New EU guide on disability inclusive electoral practice
Any citizen has the right to participate in the political life of their country. Upholding this right includes facilitating access to the voting poll station, enabling individuals to vote autonomously and privately, ensuring access to join a political party or standing as candidate. These rights are outlined in the Universal Declaration of Human Rights, the UN Convention on the Rights of Persons with Disabilities, and the Charter of Fundamental Rights of the European Union.
Unfortunately, there are many barriers in place preventing people with disabilities from actively participating in the political, local and global, decision-making. These barriers can include inaccessible voting stations or low availability of accessible information.
To support the electoral rights of people with disabilities, especially with the upcoming EU elections in sight, the European Commission has published a Guide of good electoral practices in Member States addressing the participation of citizens with disabilities in the electoral process.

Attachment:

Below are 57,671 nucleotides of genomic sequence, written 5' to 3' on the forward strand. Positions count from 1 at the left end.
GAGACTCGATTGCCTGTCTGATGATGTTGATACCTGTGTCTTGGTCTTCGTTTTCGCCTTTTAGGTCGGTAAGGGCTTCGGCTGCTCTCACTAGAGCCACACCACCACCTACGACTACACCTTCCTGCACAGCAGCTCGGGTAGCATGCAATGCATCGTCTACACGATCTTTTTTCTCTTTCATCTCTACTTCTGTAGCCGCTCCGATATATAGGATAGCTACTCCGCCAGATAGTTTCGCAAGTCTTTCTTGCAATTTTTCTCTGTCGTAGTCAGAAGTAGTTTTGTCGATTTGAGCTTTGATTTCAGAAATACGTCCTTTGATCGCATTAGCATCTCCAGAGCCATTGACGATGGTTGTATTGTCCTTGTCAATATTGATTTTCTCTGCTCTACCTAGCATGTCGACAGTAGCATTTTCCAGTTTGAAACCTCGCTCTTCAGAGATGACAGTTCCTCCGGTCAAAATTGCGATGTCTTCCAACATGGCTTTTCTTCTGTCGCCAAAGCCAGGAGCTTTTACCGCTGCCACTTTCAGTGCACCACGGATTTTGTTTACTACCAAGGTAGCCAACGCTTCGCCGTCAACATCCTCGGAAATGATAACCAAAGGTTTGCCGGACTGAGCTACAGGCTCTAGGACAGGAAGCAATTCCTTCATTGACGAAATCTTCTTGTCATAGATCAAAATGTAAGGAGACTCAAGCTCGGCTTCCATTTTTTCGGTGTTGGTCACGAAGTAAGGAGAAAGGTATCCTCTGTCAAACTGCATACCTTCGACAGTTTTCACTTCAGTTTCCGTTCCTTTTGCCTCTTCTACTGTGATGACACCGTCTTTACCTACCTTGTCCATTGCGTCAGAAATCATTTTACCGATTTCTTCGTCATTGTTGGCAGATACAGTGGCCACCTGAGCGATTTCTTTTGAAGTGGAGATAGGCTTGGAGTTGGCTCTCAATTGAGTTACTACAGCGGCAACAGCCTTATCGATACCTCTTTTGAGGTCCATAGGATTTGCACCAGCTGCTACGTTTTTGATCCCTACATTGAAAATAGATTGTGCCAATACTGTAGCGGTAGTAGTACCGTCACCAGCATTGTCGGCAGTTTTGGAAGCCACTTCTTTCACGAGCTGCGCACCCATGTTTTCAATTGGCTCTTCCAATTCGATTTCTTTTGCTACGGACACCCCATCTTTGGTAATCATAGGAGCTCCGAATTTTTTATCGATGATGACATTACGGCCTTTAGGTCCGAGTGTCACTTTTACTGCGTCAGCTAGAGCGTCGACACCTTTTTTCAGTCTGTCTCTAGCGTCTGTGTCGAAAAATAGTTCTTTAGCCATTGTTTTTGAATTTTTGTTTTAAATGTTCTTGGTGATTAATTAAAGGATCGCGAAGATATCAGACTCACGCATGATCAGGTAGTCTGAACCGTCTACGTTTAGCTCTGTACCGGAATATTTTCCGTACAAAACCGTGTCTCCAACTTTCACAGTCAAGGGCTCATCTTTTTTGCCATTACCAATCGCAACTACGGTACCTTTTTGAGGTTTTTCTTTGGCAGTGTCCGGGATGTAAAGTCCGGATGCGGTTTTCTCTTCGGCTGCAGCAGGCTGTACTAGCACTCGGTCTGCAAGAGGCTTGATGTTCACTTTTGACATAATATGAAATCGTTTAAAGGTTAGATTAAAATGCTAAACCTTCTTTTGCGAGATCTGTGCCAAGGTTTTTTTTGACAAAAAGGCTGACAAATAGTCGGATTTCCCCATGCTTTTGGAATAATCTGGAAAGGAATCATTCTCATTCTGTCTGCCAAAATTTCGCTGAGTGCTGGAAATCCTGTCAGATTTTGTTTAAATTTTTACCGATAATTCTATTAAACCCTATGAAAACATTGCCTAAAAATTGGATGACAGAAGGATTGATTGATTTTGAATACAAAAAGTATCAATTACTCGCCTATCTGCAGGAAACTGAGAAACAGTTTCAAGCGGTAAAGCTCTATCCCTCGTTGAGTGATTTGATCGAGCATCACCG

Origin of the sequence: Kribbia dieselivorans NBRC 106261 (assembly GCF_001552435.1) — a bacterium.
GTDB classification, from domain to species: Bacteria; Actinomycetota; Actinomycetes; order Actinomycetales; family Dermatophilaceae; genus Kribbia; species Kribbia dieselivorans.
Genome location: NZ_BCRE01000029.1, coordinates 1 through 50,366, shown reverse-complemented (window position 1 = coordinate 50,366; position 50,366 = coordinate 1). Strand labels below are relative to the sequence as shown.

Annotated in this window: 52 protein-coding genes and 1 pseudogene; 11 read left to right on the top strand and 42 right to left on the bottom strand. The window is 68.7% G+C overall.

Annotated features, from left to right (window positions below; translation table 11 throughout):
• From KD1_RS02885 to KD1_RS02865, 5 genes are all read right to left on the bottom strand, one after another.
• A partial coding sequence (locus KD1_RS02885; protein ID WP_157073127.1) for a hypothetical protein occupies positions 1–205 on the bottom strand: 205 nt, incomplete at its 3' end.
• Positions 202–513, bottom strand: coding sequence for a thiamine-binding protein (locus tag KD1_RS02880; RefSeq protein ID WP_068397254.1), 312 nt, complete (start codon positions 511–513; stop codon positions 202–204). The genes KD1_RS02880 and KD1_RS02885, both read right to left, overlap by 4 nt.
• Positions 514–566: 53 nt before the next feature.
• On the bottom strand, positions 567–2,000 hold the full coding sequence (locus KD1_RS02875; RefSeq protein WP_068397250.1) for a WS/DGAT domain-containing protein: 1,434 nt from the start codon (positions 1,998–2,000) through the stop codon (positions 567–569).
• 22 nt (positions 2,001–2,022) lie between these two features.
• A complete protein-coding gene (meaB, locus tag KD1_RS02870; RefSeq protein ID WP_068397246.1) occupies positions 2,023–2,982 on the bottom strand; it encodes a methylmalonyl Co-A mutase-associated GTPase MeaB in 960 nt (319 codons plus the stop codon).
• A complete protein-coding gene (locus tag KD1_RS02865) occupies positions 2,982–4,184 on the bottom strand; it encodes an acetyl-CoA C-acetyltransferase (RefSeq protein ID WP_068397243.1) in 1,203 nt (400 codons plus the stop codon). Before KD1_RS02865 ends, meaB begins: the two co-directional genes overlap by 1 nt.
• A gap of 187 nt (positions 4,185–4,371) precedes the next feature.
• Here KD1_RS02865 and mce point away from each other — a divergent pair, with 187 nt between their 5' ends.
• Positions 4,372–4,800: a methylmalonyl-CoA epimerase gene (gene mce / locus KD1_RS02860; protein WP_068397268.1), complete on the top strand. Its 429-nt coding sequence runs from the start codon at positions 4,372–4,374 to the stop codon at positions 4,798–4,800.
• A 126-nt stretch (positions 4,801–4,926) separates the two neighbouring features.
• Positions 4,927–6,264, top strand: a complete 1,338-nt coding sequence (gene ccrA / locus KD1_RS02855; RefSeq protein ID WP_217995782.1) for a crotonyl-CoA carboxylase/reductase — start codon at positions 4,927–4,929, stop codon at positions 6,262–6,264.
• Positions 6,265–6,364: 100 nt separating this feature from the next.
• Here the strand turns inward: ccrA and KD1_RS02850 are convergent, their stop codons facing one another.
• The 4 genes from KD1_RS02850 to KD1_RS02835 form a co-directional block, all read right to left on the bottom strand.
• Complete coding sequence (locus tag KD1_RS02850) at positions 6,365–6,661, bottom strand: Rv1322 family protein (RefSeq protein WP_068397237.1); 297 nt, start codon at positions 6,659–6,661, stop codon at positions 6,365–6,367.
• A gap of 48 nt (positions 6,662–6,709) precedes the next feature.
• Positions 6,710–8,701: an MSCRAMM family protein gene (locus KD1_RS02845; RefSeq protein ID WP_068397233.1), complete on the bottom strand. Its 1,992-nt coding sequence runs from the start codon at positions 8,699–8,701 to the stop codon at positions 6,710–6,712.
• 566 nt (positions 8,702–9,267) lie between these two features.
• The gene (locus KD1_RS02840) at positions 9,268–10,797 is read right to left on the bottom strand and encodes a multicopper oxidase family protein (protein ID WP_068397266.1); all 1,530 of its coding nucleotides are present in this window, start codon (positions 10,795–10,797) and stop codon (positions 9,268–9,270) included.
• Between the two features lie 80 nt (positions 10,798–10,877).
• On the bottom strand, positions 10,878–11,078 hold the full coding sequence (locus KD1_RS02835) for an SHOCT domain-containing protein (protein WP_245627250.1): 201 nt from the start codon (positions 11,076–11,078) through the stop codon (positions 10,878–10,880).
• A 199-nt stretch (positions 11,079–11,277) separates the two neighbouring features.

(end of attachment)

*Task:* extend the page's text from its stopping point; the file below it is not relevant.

About the guide
Written in collaboration with Member States, the guide was released ahead of the 2024 European elections. Published in December 2023, the guide maps out the key issues faced by citizens with disabilities, considering and outlining the EU framework, and offers a list of ways in which the electoral processes can be made more accessible. To do so the guide outlines useful and good practices from different Member States.
Not only this, but it presents a concrete framework of actions that can be followed. It covers the importance of building infrastructure for mobility, training election officials to assist people with disabilities, and having outreach efforts in place. By providing examples of practices already in place in different Member States, the guide shows alternative ways of building accessibility.
For example, it presents different ways of adapting voting booths, designing accessible polling stations, and includes comparisons for the availability of assistive tools between different Member States.